In 1994, 14 miles of the Upper Farmington River — stretching from Colebrook to Canton — was added to the National Wild and Scenic Rivers system with an act of Congress. In 2019, 1.1 miles in Canton were designated Wild & Scenic making the Upper Farmington River designated area a total of 15.1 miles. Learn more here: Upper Farmington River
Learn more by reading the booklet:
A Short History of
the Farmington River
and the Quest for a National
Wild & Scenic River designation by David Sinish
The John D. Dingell Jr. Conservation, Management and Recreation Act that was signed into law on Tuesday, March 12, has conferred the status of Wild and Scenic on the lower Farmington River and Salmon Brook, its tributary.Attaining the Wild and Scenic designation was a labor of more than a decade by the Wild and Scenic Study Committee constituted by the ten Study towns, Avon, Bloomfield, Burlington, Canton, East Granby, Farmington, Granby, Hartland, Simsbury and Windsor. We were supported throughout by the Farmington River Watershed Association, by the National Park Service, and by our federal representatives, with Senator Murphy and his staff taking the lead. Learn more here: Lower Farmington River
In Fall, 2003, FRWA embarked upon an effort to have the Lower Farmington River and Salmon Brook similarly considered for this tremendous distinction.
FRWA sought letters of support from 10 towns – Avon, Bloomfield, Burlington, Canton, East Granby, Farmington, Granby, Hartland, Simsbury, and Windsor – and based on a strong showing of support, our Congressional leaders introduced “The Lower Farmington River and Salmon Brook Wild and Scenic Study Act” in 2004 and then again in 2005. Senators Dodd & Lieberman introduced a bill that passed the Senate in late 2005, and in November, 2006 the House passed a companion bill with the support of Congressional Reps Nancy Johnson and John Larson. On November 27, 2006 the bill, S. 435, was signed into law by President Bush.
Thus begins the Feasibility Study that will involve volunteers from the 10 towns who will oversee research into areas of interest, and will work with the National Park Service to develop a management plan to help protect the outstanding natural, recreational, and/or cultural values of the Lower Farmington River and Salmon Brook.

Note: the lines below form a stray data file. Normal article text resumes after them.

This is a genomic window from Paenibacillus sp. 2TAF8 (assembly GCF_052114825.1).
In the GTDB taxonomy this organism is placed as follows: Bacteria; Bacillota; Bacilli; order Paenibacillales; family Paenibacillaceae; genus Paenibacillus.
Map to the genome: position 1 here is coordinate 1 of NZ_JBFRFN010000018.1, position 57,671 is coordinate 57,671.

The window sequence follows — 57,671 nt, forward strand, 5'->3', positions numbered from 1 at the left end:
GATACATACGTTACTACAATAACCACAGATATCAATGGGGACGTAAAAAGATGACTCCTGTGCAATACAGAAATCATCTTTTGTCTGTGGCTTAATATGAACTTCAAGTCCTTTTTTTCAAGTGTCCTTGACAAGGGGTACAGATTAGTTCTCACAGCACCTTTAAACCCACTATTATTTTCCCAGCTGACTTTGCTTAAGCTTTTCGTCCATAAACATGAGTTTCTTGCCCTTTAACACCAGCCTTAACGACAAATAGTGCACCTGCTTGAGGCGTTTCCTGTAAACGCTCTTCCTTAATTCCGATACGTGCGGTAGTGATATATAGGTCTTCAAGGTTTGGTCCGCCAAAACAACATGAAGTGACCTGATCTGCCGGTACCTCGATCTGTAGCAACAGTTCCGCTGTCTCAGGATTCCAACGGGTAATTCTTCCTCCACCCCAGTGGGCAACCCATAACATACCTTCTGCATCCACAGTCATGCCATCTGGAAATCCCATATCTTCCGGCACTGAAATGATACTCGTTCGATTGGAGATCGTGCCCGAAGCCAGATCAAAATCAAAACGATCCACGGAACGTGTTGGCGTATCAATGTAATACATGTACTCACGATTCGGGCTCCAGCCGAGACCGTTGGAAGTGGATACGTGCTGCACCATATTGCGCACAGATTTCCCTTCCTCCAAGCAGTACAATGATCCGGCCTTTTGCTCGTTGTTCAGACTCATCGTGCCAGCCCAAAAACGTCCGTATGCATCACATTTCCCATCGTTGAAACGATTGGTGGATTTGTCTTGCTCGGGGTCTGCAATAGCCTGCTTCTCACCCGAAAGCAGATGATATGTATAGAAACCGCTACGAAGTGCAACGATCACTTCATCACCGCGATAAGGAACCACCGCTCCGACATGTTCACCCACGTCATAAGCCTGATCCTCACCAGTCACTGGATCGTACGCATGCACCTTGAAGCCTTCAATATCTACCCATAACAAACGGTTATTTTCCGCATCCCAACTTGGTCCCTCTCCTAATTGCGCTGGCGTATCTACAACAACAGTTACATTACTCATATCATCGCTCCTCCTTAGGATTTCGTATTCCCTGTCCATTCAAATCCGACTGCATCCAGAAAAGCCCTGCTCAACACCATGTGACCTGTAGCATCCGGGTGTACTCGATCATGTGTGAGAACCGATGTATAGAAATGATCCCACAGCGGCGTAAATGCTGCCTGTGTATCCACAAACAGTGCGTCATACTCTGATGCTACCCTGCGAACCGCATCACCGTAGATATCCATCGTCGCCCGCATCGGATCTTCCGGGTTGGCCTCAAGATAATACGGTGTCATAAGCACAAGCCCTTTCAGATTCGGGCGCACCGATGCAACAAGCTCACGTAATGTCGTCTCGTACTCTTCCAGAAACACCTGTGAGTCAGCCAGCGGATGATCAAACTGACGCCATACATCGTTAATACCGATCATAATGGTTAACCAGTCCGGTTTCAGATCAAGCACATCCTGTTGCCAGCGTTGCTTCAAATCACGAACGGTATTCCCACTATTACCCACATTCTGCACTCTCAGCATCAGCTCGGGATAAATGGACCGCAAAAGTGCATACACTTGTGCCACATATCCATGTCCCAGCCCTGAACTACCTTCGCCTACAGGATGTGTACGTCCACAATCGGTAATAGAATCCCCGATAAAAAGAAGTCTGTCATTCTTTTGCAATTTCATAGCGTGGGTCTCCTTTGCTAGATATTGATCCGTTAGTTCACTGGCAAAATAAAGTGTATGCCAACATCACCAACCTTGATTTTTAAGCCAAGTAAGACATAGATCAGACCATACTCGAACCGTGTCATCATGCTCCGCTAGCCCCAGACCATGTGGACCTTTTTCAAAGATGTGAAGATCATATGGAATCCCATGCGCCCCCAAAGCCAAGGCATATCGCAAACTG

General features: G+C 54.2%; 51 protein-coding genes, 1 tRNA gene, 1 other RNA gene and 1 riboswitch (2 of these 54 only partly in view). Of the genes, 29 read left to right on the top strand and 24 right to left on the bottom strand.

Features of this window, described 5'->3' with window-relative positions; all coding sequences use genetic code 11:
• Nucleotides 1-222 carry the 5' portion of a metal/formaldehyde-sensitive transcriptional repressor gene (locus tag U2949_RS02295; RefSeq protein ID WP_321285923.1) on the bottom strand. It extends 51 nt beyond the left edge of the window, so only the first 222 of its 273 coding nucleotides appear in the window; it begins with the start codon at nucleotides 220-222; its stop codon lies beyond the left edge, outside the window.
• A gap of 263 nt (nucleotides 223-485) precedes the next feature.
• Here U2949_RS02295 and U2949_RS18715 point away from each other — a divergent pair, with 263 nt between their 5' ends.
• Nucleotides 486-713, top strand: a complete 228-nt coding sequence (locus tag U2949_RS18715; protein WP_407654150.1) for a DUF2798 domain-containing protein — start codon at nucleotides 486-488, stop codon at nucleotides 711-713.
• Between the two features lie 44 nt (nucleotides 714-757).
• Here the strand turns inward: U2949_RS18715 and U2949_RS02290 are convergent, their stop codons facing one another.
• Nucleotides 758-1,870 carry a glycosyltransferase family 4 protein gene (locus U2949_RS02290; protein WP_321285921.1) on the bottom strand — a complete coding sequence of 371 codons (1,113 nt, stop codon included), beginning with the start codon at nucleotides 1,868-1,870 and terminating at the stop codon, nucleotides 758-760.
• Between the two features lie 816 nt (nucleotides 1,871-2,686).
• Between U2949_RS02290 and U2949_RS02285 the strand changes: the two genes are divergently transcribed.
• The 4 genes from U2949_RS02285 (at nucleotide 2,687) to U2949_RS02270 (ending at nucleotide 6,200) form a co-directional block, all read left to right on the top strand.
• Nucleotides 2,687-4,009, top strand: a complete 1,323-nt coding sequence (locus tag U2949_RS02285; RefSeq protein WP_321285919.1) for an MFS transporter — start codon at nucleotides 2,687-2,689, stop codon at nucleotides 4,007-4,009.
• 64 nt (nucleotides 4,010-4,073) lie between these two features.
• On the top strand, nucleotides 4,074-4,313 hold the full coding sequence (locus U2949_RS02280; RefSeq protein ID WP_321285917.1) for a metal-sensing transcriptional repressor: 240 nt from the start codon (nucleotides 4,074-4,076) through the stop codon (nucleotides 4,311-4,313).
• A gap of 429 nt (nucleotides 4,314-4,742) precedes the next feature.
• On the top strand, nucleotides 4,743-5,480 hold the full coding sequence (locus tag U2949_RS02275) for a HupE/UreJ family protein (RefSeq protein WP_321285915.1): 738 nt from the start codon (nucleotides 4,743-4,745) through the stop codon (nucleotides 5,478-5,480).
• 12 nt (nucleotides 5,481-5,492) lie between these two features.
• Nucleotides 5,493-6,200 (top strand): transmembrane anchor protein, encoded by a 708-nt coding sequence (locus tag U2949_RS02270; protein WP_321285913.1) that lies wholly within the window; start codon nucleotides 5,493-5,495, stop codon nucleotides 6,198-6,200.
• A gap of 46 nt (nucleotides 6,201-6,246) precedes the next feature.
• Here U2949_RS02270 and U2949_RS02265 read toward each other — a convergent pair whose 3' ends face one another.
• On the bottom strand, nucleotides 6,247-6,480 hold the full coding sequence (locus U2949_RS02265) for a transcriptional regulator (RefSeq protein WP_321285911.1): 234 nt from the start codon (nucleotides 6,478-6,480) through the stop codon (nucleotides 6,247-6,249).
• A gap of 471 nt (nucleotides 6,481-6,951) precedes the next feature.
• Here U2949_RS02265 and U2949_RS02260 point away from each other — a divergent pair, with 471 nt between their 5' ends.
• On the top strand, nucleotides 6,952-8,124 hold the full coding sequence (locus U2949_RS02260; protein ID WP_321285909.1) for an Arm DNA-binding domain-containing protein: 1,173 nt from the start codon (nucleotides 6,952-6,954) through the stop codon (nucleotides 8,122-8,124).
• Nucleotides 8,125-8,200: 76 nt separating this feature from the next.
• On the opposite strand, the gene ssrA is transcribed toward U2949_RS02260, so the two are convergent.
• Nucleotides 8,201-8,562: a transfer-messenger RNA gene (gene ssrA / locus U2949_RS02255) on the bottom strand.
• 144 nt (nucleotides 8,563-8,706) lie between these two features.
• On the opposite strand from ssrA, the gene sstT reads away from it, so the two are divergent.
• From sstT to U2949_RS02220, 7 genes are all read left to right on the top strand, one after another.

FRWA was proud not only to testify before the Senate in Washington, but also to have the opportunity to introduce testimony prepared by several supporting organizations.
Frequently Asked Questions (FAQ’s): for those readers who may not know about Wild & Scenic, we offer the following section:
Q: What criteria do we have to meet for Wild & Scenic designation?
A: To be considered “Wild and Scenic” a river must have at least one “outstandingly remarkable” natural, cultural or recreational value pursuant to the federal Wild and Scenic Rivers Act (16 U.S.C. 1271-1287).
Q: Do we meet the criteria?
A: We believe the Lower Farmington and Salmon Brook meet the Wild & Scenic criteria in several ways, but the study is designed to provide an unbiased assessment of our most unique, outstanding features.
Q: What are the Benefits of Wild & Scenic designation?
A: There are several:
- Designation would protect the Farmington from new projects requiring federal money and permits such as dams and hydroelectric facilities;
- The 3-year feasibility study process includes developing a conservation plan for the River with stakeholder buy-in. This conservation plan would address the major issues of the watershed, sprawling growth, impervious surfaces, bacteria contamination, et cetera;
- The cost of the study is borne by the National Park Service, and the towns will benefit from the information collected as well as the stewardship and awareness of the River’s outstanding resources that will be created;
- Once designation is finalized, there would be a steady stream of funding for local river work. The Farmington River Coordinating Committee (FRCC) on the Upper Farmington typically receives between $32,000 and $55,000 annually to assist in implementing the conservation plan created through the study;
- The recently released study, “Use and Economic Importance of the West Branch Farmington River” provides tangible economic benefit information that shows how Wild & Scenic designation benefits Towns, local businesses, and land values.
Q: How long does this process take?
A: The typical study period to develop a conservation plan for the river is three years. The study on the upper watershed took five years, but we have experience, information, and a track record of success on our side this time around.
For more information on Partnership Wild & Scenic Rivers, please visit the National Park Service’s website, or visit the website of the Farmington River Coordinating Committee that oversees the Wild & Scenic stretch of the Upper Farmington that was designated in 1994.